My client, Portland-based advertising agency, Mutt Industries welcomed a new employee to the fold and did some computer swapping. They needed to transfer files from an older MacBook Pro to a newer one after doing a clean install of Mac OS X 10.6.3 Snow Leopard (using a retail disc). Once Snow Leopard was installed on the newer MacBook Pro, we connected the older MacBook Pro via FireWire during the initial setup process to transfer the older information. The transfer seemed to go through without a hitch--all the information appeared to be in order and the newer MacBook Pro looked the same as the older one. We then did a clean install on the older MacBook Pro to prepare it for the new employee.
Two days later, I received a call saying that the original files had not been completely transferred from the older MacBook Pro to the newer one. Apparently the entirety of the Desktop folder was copied just fine (which is why it looked to have been a successful transfer), but the sub-folders within the user account did not make it. Fortunately they had used Time Machine (backed up to their internal server) to keep up-to-date backups.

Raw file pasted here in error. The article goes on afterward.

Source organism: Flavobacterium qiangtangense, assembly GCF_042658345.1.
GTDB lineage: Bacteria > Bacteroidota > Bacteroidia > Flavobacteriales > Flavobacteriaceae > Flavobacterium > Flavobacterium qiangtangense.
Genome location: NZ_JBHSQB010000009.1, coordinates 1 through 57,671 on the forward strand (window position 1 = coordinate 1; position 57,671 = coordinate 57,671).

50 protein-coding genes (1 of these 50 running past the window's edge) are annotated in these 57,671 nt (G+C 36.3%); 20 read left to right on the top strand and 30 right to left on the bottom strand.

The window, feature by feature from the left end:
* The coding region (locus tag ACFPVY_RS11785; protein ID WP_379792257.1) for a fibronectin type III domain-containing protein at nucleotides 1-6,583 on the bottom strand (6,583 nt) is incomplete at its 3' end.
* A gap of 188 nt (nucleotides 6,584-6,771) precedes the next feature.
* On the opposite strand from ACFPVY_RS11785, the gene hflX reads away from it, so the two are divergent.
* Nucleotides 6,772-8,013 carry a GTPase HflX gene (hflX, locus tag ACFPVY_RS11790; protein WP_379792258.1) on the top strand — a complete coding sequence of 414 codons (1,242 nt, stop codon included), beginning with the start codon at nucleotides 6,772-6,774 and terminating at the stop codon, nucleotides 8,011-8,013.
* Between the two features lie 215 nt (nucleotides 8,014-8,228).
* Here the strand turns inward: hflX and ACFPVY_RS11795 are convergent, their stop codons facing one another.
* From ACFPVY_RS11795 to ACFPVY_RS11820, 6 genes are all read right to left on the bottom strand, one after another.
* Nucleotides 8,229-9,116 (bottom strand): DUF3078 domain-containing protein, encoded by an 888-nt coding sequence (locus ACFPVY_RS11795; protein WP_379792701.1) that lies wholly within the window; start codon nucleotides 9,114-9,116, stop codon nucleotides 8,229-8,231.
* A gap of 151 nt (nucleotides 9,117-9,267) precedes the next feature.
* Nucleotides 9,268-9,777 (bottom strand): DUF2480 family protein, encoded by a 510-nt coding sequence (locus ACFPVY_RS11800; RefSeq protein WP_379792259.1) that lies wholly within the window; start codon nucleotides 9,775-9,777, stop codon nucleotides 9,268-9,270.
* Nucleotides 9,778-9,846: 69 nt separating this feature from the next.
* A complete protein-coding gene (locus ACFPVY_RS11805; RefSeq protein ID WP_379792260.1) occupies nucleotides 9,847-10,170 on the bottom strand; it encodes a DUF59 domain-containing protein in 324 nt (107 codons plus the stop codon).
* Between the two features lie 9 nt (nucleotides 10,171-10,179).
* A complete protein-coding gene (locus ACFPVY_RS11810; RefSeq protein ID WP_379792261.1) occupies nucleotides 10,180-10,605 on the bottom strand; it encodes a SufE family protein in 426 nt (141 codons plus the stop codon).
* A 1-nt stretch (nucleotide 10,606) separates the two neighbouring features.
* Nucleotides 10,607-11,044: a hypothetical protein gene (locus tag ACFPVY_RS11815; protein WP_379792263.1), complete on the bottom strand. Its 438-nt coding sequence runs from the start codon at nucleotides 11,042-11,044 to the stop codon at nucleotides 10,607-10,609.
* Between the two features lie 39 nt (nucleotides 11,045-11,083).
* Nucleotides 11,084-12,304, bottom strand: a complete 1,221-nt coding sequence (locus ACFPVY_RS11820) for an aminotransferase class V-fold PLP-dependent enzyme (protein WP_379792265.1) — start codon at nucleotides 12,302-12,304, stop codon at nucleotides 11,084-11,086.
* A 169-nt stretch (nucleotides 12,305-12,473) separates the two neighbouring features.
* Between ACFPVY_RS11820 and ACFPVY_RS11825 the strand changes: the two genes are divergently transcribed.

Normally, one would be able to access their Time Machine backup and recover files that they needed from their machine's history. However, since the files needed to be recovered to a different machine, using the Time Machine application was not an option.
Though it may not be the most elegant solution, this workaround is effective in recovering your files. Simply navigate to Applications > Utilities and open Migration Assistant. Using Migration Assistant, you can restore from a Time Machine backup as a new user on your current machine. Once the new information has transferred, simply access the files you need from your new user, drag them to the system level of your machine, switch to your original user and drag them to your desired location on your hard drive. You may need to enter your administrator password in order to move some files. Remember, these files are copied, so be sure to trash the system level versions after placing them in your original files.